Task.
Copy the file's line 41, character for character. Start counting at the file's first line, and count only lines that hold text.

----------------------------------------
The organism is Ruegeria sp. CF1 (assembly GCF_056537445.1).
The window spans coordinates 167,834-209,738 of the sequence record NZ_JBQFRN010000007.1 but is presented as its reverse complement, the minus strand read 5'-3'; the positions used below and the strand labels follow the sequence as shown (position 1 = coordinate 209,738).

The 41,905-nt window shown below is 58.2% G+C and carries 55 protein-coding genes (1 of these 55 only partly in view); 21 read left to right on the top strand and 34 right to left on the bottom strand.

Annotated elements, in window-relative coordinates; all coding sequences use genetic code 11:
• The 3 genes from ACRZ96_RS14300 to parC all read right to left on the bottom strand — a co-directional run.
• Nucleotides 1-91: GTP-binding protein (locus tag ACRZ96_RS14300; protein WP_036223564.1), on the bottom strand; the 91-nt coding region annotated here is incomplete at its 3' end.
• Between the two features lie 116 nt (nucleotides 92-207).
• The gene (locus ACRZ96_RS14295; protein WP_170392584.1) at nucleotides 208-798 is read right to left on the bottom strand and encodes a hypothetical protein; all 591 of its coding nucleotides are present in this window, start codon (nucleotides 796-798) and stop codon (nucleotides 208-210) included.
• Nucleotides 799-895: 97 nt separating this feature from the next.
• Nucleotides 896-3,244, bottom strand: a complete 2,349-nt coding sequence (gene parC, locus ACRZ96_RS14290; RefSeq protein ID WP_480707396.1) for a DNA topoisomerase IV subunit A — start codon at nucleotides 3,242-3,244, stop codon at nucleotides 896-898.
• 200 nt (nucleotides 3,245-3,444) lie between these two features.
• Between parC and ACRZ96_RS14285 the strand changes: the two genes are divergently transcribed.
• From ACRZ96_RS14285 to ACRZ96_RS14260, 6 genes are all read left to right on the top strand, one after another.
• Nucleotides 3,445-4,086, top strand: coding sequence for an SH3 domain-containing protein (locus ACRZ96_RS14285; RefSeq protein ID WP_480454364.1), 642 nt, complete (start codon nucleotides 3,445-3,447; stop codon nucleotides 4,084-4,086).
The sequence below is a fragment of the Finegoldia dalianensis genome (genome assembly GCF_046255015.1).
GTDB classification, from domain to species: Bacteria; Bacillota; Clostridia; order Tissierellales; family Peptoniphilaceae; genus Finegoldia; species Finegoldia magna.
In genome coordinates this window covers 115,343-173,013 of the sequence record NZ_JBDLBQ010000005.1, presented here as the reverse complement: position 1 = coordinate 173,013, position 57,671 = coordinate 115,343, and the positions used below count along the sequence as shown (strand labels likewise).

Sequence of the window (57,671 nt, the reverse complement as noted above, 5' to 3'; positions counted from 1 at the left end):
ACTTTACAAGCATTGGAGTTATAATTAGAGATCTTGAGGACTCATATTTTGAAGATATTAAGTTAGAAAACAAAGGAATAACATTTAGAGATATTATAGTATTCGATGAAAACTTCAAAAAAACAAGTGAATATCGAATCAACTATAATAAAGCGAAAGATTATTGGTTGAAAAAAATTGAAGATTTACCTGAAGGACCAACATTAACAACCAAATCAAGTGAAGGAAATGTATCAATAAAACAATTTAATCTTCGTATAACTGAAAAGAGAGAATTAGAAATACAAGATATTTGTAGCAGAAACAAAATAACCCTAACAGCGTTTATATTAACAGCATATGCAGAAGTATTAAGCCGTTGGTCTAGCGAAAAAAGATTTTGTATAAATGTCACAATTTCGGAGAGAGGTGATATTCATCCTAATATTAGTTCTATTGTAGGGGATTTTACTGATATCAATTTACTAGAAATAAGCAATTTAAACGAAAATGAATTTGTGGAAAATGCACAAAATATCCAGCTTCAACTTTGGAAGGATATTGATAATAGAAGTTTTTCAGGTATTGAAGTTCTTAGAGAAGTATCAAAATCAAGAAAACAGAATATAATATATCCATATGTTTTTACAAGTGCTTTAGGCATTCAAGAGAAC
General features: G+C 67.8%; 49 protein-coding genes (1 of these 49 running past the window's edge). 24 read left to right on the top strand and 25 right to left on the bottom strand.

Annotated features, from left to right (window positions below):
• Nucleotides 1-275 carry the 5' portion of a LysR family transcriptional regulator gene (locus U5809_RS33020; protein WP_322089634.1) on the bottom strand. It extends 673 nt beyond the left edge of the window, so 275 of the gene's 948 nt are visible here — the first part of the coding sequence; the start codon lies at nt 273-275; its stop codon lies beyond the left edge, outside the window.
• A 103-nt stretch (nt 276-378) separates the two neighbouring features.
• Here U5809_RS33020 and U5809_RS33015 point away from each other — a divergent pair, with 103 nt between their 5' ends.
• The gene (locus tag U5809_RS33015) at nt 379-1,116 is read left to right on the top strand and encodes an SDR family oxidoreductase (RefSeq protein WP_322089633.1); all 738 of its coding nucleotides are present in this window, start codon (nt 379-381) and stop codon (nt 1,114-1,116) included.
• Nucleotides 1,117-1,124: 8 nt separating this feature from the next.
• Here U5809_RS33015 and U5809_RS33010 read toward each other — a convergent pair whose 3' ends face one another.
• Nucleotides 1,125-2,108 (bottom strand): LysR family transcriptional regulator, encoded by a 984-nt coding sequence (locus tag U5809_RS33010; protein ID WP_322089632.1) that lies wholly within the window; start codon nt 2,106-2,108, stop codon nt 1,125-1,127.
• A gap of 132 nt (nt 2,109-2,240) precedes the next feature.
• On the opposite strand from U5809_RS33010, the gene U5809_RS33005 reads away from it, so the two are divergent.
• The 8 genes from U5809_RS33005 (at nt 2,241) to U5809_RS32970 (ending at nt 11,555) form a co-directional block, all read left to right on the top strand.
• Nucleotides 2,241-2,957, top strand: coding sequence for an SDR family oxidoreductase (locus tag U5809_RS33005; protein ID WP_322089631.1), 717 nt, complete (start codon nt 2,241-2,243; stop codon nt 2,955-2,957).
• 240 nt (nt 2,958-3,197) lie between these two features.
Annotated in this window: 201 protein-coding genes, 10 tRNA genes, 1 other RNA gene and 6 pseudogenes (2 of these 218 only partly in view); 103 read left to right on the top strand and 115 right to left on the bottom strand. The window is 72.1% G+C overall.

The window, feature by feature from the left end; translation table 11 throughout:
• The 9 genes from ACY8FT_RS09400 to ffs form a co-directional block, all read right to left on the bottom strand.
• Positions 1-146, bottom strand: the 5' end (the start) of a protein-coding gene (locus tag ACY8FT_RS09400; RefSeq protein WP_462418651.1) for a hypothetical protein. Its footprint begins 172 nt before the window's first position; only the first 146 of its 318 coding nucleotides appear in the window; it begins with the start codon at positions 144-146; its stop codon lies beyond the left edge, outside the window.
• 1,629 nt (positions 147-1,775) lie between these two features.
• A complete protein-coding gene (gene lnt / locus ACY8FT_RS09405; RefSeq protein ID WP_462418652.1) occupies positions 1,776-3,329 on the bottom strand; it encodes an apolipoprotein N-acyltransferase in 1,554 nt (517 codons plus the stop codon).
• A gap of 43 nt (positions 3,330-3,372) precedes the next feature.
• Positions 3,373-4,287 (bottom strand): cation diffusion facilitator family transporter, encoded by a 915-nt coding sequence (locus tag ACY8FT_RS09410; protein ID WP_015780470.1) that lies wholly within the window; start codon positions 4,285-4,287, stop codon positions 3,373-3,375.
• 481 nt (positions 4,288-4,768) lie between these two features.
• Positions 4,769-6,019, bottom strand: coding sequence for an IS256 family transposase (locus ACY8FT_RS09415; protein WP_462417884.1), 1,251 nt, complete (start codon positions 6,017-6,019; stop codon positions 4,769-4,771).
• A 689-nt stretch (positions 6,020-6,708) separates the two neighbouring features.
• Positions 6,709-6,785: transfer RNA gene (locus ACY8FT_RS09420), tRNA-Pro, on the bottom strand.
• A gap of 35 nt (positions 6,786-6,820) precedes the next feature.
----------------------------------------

• Positions 3,373-4,287 (bottom strand): cation diffusion facilitator family transporter, encoded by a 915-nt coding sequence (locus tag ACY8FT_RS09410; protein ID WP_015780470.1) that lies wholly within the window; start codon positions 4,285-4,287, stop codon positions 3,373-3,375.